The Christmas Soiree and the Missing Object of African Art

T
The landlady tendered me notice today—me
after twenty-one years treading these upper floors.
Her reason? With folks so flocking this waterway-to-be
no one couple needs seven rooms; and then, too,

there are neighbors who think she is housing the hub
of a Communist wheel—I was hostess to whites
here for the holidays—and she fears a snub
from the neighborhood club.

The furniture store has ended the stay
of my influenced by Louise Quinze set. It left
me regretting that I couldn’t pay.
The remaining Rococo wall scones are bereft.

My boss has replaced his soft smile with a stare.
His wife says I’ll have to excuse her from any more parties.
That once crowded cupboard is just about bare now.
She says I was trying to use her.

The doctor of aesthetics murmurs complaint. I’ll deflower
my spell for significant form, curb the artistic curve,
he says, if I enter this racial fray—

But had you been here
the power of your African swerve
would have steadied my listing art-lovers’ soiree.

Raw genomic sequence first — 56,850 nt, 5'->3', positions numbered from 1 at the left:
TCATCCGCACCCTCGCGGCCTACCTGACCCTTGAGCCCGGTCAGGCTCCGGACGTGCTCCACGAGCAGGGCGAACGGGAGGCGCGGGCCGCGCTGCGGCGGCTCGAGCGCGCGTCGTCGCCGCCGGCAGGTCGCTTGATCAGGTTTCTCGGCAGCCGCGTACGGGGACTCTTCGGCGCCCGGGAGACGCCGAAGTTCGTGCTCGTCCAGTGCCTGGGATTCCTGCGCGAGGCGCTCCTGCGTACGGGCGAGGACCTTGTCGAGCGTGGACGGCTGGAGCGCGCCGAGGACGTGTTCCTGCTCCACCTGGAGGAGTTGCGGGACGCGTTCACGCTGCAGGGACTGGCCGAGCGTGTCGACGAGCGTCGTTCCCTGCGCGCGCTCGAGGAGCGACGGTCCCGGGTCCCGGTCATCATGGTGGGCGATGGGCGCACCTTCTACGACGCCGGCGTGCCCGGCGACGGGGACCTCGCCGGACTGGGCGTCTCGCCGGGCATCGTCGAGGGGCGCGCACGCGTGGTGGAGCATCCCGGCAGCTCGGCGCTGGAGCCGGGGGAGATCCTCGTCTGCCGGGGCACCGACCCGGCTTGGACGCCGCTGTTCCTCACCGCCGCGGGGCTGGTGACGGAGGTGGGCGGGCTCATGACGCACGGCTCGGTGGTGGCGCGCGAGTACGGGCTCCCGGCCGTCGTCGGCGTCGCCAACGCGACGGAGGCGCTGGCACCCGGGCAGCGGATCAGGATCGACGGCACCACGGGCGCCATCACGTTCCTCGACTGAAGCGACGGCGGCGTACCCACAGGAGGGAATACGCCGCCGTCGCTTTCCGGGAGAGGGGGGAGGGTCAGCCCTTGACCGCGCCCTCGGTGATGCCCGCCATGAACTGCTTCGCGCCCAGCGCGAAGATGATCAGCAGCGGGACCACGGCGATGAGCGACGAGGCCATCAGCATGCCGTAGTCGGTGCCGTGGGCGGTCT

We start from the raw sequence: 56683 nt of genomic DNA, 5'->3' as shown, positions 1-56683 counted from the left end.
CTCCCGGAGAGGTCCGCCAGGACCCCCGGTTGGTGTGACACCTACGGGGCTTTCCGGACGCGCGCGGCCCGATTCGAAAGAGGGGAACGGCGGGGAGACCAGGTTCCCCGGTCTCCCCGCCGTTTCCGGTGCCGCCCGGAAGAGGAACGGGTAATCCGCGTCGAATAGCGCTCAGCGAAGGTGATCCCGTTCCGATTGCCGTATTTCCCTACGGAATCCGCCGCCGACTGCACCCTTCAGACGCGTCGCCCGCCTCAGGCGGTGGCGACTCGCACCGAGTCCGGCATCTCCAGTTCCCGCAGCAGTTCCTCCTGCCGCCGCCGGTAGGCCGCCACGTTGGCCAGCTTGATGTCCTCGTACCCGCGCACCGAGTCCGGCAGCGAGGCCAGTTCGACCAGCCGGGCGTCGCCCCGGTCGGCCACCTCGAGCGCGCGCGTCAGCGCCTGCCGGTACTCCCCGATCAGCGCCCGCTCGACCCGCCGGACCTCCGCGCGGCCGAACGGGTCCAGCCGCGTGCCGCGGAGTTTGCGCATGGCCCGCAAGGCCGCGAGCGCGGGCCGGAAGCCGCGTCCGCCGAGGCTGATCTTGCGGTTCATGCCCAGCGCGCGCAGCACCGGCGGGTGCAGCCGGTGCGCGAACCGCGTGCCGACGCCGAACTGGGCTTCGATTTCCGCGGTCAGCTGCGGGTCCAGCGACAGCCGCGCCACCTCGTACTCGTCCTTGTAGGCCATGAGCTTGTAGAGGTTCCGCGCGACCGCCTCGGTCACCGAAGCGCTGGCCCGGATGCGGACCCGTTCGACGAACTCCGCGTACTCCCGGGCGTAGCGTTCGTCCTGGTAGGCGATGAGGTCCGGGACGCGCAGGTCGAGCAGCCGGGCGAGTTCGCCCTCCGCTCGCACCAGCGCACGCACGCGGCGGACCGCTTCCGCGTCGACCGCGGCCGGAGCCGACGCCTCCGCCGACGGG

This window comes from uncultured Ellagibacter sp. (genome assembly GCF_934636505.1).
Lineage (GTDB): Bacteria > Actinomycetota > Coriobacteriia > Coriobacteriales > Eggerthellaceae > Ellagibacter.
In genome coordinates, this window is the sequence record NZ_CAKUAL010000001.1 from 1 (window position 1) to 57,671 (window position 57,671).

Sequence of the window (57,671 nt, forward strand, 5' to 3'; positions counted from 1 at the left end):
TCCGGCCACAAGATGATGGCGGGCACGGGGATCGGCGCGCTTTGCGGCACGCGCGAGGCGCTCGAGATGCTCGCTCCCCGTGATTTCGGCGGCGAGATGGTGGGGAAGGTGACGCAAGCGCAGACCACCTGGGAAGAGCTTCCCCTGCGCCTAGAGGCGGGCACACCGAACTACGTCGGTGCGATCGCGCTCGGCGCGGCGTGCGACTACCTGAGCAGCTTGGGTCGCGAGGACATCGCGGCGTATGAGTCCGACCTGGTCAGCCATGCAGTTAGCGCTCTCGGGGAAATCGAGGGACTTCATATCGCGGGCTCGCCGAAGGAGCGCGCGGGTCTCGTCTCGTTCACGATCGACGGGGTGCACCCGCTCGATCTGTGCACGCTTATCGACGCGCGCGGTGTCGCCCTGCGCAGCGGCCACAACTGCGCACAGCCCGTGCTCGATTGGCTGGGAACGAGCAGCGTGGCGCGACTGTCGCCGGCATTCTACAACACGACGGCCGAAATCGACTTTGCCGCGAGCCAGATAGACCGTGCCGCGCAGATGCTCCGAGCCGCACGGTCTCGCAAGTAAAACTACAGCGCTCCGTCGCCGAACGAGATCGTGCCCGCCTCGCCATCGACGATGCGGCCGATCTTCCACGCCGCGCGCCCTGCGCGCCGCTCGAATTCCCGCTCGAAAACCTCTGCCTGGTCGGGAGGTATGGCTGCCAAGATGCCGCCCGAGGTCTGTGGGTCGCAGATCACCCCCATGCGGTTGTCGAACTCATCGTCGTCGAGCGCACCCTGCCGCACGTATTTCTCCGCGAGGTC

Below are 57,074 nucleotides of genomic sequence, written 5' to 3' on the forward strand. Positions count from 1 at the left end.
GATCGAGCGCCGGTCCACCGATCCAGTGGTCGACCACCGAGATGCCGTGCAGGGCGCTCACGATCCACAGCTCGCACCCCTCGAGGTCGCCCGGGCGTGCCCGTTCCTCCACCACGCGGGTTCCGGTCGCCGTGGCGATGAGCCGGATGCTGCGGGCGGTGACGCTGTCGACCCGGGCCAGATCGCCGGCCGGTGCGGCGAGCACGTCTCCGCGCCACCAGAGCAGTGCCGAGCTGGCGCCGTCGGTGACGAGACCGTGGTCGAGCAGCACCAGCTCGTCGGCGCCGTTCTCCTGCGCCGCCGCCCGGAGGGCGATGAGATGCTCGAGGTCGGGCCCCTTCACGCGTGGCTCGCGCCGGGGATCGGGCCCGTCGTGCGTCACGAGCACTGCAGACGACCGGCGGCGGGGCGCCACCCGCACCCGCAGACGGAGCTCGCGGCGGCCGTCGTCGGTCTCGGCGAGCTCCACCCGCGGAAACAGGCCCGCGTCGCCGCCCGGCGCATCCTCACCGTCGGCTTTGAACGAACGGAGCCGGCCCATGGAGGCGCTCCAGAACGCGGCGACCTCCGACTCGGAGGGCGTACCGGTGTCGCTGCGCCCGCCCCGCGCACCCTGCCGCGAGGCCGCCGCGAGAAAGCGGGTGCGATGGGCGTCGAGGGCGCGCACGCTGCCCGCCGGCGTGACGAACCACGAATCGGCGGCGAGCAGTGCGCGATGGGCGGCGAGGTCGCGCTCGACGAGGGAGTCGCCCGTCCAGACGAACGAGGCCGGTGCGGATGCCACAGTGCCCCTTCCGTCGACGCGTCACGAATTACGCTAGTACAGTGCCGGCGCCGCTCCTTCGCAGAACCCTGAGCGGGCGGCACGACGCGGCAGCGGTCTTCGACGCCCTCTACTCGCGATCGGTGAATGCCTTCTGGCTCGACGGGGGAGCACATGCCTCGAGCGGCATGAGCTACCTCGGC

For as soon as he’d seen your symmetrical sheen,
your stately Watusi-like stance,
your contours, as true as the bronze of Benin,
your tread of near Masai war dance,

this dean of aesthetics would have echoed
Picasso before him in praise and conferred
a prized prize. And I would have foiled fictions
like filthy, brute, slum; and spiked
a few racial preference fear wheels
by exhibiting you as my overall goal
to the present daring white dears.

Later, I could have lost furniture, home and been proud,
had I but been able, that day, to dazzle
the guests with how much moon, star, unbowed
true ebony art could display.

But you didn’t come to the party.
So, I stranded the guests and walked the floor
and looked out the windows and watched the door
for a glimpse of your panther-like pace, for
a glimpse of your smoother than panther
and almost as beautifully dark, face.
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